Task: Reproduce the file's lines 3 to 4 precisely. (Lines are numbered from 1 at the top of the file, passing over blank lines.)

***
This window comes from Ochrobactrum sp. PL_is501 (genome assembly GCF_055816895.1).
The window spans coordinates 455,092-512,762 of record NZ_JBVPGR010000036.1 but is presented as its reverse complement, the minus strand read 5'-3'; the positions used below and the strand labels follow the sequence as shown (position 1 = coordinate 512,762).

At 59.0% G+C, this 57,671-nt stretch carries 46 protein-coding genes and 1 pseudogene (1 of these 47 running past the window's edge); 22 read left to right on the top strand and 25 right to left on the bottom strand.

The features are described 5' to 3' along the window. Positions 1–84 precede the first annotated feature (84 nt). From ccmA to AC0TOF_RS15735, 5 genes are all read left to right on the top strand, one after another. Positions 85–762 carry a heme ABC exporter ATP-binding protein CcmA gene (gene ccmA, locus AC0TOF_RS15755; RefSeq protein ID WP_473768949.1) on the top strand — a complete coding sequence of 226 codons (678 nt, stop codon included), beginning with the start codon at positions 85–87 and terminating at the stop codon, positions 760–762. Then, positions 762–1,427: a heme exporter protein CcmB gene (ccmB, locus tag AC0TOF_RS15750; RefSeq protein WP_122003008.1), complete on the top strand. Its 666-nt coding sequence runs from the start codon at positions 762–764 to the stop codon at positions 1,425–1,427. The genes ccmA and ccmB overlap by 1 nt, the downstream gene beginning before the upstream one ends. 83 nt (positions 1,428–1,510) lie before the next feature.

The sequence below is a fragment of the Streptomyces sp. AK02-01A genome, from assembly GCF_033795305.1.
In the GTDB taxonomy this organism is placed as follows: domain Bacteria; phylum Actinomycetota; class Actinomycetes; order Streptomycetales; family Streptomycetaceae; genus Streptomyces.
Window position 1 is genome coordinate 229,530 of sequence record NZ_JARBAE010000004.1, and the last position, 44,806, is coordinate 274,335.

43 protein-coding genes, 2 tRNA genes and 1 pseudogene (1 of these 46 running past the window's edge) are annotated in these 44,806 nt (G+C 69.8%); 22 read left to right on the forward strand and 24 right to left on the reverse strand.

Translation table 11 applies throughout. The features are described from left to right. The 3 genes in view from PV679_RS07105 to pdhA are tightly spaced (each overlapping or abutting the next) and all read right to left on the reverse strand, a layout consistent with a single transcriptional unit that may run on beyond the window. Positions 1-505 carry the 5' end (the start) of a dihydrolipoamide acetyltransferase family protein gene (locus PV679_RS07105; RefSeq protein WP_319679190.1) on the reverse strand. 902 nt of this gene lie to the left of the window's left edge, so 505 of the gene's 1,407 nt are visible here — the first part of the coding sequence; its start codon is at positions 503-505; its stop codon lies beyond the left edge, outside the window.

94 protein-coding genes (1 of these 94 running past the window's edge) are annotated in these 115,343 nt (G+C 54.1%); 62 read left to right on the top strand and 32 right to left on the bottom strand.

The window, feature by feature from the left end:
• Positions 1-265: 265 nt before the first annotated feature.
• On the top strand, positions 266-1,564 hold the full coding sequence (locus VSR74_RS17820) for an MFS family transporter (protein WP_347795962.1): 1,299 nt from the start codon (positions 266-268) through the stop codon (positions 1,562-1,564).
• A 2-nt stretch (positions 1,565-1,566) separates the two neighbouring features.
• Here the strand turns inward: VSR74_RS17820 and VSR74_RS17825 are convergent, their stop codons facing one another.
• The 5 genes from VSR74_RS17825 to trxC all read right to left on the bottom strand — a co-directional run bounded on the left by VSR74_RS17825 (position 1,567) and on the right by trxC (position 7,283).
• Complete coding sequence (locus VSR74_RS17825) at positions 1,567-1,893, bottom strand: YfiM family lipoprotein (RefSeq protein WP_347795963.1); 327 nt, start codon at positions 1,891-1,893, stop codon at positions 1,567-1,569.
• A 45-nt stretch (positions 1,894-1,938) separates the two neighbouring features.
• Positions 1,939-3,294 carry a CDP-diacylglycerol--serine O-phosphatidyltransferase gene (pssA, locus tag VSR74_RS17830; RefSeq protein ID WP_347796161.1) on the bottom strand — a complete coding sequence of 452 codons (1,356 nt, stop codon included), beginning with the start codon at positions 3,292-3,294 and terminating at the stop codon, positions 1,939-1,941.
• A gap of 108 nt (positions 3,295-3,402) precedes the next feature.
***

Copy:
At 59.0% G+C, this 57,671-nt stretch carries 46 protein-coding genes and 1 pseudogene (1 of these 47 running past the window's edge); 22 read left to right on the top strand and 25 right to left on the bottom strand.

The features are described 5' to 3' along the window. Positions 1–84 precede the first annotated feature (84 nt). From ccmA to AC0TOF_RS15735, 5 genes are all read left to right on the top strand, one after another. Positions 85–762 carry a heme ABC exporter ATP-binding protein CcmA gene (gene ccmA, locus AC0TOF_RS15755; RefSeq protein ID WP_473768949.1) on the top strand — a complete coding sequence of 226 codons (678 nt, stop codon included), beginning with the start codon at positions 85–87 and terminating at the stop codon, positions 760–762. Then, positions 762–1,427: a heme exporter protein CcmB gene (ccmB, locus tag AC0TOF_RS15750; RefSeq protein WP_122003008.1), complete on the top strand. Its 666-nt coding sequence runs from the start codon at positions 762–764 to the stop codon at positions 1,425–1,427. The genes ccmA and ccmB overlap by 1 nt, the downstream gene beginning before the upstream one ends. 83 nt (positions 1,428–1,510) lie before the next feature.